Draft Breeds Page



The Eastern Connecticut Draft Horse Association is comprised of a large group of people representing almost all of the major draft horse breeds common to the American landscape. Some of the ECDHA membership raise rare and heritage breeds, such as the Suffolk Punch and American Creams, among others. This page offers a brief description of the breeds owned by the ECDHA membership. By clicking on the breed title, you may access links to either the national association for that breed, or a more indepth description of the breed on the International Museum of the Horse website.

American Creams

The American Cream is the only draft breed indiginous to the United States. It was originally developed at the turn of the 20th century, based on Belgian stock. It is considered a color breed as well - the American Cream should be a light, creamy color with blond or white mane and tail and amber eyes. They are also known for having good, solid feet. It is a medium sized draft breed, generally standing at 16HH and 1500lbs. This is considered a rare, heritage breed - as of Spring 2006, there are only 308 registered American Creams in existance.

• Pictured is 2007 ECDHA President Doug Smith with one of his American Cream geldings.



Belgians are by far the most populous breed of draft horse in the United States today, with some figures putting their numbers above all the other draft breed populations combined. The reasons for their popularity are many: Belgians are big, strong, kind natured, often easy keepers, generally sound as a breed, and simply beautiful. The breed tends to be very tall and broad - averageing anywhere from 17-18HH, and 1800-2200lbs or more, although more manageable sized horses can also be found. They are popular as show hitches, pleasure horses, commericial carriage horses, farm horses, and pulling horses. Although at one time Belgians could be found in almost every color imaginable, today the most common colors are chestnut and sorrel, with the ideal Belgian hitch being a deep sorrel with snow white manes, tails, and points. • Pictured at left are ECDHA members Wes & Linda Hopkins, showing their team 4-up at the Brooklyn Fair in 2005.



The Brabant, commonly refered to as the "European Belgian" in this country, is the foundation horse for the American Belgian. Until about 1940, the Brabant and the American Belgian were essentially the same breed of horse. After World War II the American Belgian was bred to be taller, clean legged, and proportionally lighter in weight. By contrast, the European Brabant is thicker bodied and more drafty, with heavy feathering on the legs. Unlike their American cousins, which are generally found in varying degrees of sorrel, the Brabant can be seen in many different colors, including bay, red and blue roan, chestnut and sorrel, and, although rare, black and grey.

Shown at left is competitor Fred Bennett of Salisbury Center, New York, with his team of Brabants at the ECDHA Plow Match at the University of Connecticut in Storrs, CT.

clyde Clydesdales
mammoth jack

Donkeys & Mammoth Jacks

Close cousins to horses, donkeys have been used by the world's civilizations for thousands of years, and is believed to have originated on the African continent. Mammoth Jackstock was first introduced to this country by George Washington in the late 1700's, when the King of Spain gifted the first president a couple of animals. Mammoths are particularly large, often standing 16HH, and are crossed with draft horse mares to make an exceptional draft mule. Although donkeys are equids, they have a very distinctive sensibility about them, and the handling and training of donkeys is not the same as when dealing with horses. Although grey is a common donkey color, they can be seen in other colors as well, such as black, brown, and even "pinto" markings. Their ears, which can clearly hear sounds up to three miles away, are 2.5 times the length of horses' ears. • Shown at left is a Mammoth Jack owned by ECDHA members John and Melissa LaVoie.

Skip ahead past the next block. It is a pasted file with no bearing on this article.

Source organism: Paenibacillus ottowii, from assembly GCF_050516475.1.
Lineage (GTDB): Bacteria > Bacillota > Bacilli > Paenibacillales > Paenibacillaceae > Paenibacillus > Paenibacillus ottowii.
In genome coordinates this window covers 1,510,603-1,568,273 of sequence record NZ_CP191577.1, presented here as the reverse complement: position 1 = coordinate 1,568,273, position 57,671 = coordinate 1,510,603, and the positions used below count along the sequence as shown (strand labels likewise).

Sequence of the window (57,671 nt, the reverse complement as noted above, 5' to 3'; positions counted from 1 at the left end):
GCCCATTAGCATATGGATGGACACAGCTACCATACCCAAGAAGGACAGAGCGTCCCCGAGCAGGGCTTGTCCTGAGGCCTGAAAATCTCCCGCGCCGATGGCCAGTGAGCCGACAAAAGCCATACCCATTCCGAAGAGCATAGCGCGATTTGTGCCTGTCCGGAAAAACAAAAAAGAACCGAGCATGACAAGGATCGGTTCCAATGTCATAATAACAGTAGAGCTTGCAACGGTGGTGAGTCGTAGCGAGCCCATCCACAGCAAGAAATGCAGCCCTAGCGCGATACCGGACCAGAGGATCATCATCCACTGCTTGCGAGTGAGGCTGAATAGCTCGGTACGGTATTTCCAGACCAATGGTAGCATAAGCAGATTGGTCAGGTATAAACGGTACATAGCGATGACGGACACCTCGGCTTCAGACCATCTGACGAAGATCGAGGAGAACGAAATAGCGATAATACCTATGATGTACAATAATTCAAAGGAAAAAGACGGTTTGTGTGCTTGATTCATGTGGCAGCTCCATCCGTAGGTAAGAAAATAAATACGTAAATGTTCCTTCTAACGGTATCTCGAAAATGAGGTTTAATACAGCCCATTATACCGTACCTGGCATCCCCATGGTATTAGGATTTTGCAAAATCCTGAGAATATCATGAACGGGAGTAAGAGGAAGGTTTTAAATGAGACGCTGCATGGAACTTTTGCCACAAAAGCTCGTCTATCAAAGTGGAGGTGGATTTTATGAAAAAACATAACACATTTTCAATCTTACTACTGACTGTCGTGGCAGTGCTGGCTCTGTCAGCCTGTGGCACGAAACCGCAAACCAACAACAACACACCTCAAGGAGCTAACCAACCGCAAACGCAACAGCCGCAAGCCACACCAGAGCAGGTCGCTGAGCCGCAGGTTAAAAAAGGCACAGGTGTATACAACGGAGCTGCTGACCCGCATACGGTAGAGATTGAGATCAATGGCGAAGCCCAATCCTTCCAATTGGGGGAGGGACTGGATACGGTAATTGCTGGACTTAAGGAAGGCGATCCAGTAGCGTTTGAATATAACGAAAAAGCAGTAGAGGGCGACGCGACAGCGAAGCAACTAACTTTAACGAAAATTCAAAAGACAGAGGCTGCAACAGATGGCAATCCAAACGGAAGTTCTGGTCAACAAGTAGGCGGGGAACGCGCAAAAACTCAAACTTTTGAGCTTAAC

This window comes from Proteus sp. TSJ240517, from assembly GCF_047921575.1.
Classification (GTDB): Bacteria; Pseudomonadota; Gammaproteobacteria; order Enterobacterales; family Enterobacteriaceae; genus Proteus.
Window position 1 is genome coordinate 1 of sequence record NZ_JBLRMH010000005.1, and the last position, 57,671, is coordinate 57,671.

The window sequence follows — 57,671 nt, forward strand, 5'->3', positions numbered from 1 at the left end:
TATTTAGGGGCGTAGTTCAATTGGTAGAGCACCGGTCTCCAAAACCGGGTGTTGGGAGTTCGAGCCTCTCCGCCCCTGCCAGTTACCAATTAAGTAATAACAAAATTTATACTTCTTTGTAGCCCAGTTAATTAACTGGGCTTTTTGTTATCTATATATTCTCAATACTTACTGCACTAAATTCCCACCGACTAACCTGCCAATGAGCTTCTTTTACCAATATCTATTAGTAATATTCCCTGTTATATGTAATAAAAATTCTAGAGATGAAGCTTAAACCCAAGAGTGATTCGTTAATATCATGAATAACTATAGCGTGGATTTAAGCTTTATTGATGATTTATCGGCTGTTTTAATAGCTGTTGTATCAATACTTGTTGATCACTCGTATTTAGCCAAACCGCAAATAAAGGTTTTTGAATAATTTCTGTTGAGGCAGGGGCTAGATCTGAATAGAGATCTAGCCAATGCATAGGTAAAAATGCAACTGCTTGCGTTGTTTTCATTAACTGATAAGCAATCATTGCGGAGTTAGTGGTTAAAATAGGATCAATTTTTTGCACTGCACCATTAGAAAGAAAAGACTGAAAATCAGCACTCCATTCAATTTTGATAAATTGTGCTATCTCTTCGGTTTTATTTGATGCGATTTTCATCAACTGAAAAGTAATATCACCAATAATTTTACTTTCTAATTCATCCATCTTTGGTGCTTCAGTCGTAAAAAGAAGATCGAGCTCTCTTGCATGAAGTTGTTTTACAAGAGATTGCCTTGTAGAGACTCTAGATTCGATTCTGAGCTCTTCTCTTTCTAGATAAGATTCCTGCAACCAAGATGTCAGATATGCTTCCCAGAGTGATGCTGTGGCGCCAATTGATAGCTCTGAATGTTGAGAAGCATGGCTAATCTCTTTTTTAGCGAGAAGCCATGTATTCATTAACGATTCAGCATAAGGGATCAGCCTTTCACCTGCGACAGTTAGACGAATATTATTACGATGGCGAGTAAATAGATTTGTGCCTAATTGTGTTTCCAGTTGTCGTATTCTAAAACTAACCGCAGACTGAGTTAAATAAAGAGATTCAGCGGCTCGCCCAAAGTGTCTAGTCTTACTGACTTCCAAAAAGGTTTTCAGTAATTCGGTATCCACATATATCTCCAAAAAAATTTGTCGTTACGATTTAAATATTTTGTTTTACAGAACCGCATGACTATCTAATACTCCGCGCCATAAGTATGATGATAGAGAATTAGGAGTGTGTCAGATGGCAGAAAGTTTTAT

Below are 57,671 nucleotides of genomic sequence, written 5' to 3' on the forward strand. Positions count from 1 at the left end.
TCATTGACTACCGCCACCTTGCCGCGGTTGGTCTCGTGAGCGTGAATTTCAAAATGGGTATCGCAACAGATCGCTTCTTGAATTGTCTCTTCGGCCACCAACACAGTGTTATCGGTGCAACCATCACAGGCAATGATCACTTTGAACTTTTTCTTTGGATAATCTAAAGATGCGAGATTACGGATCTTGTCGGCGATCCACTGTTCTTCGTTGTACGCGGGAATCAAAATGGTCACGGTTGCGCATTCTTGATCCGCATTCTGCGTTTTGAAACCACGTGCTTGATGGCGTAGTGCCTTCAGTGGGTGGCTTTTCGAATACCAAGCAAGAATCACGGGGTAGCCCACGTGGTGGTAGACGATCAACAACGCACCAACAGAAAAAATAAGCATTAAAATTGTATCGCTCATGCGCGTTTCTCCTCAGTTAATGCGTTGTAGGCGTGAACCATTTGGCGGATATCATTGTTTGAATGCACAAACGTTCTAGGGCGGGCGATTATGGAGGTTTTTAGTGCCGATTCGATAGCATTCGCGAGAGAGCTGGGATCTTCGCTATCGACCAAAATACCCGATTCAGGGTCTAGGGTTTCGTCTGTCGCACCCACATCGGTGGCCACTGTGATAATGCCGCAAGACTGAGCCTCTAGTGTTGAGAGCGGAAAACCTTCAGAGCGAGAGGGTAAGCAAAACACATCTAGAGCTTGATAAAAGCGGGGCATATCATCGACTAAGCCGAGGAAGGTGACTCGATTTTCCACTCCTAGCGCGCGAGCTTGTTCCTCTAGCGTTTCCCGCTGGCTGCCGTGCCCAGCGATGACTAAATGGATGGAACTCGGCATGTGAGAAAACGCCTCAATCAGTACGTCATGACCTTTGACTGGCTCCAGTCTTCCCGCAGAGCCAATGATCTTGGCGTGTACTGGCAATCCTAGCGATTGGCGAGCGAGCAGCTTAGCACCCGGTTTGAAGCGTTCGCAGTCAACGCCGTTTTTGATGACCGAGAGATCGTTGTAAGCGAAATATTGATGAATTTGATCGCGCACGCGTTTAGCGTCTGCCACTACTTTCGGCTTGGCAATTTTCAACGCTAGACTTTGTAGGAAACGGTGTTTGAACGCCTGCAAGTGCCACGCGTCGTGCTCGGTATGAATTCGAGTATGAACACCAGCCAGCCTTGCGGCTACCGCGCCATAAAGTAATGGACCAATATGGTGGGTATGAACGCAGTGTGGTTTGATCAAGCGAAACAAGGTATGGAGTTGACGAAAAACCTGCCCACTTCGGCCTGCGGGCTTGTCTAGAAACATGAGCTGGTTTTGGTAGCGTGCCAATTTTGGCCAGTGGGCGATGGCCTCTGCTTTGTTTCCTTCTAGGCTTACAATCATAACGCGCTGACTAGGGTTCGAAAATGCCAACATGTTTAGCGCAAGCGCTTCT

Draft Crosses

Draft crosses come in many sizes, colors, and configurations. A cross is generally the progeny of any draft breed mare, such as a Blegian or Percheron, bred with a light breed stud, such as a Thoroughbred or Quarter Horse. The crosses are generally lighter boned and more spirited than the pure draft, and are often used for riding, jumping, dressage, and "light" harness work, such as showing and eventing.

• Pictured at left is ECDHA member Peter von Halem, with a pair of Clydesdale/Hackney crosses. This type of cross is gaining popularity in the United States. Peter regularly competes with his horses in dressage, eventing, and marathons.

Photo courtesy of Dot Billington, AmeriCan Carriage Driver Magazine



Domesticated over 4,000 years ago in Norway, the Fjord is one of the oldest breed of horses in the world. They were used by the Vikings, and are very closely related to the Przewalski Horse, the wild horse of Asia. 90% of all Fjords are brown Dun, with zebra stripes on the legs and a dorsal stripe from forelock to tail. Their manes are often cut short, so that they stand up straight like a Mowhawk, with the center dark hairs higher than the outer white hairs for emphasis. Although the Fjord is not large like the traditional draft breeds, they are strong, with a willing work ethic and great stamina. They generally stand between 14- 14.2HH and weigh anywhere from 900 - 1200lbs. Fjords are not only used for draft purposes, but for riding as well.

Photo courtesy of Richard Hicks. Shown is David Lusty of Miltona, MN at their Fall Field Day.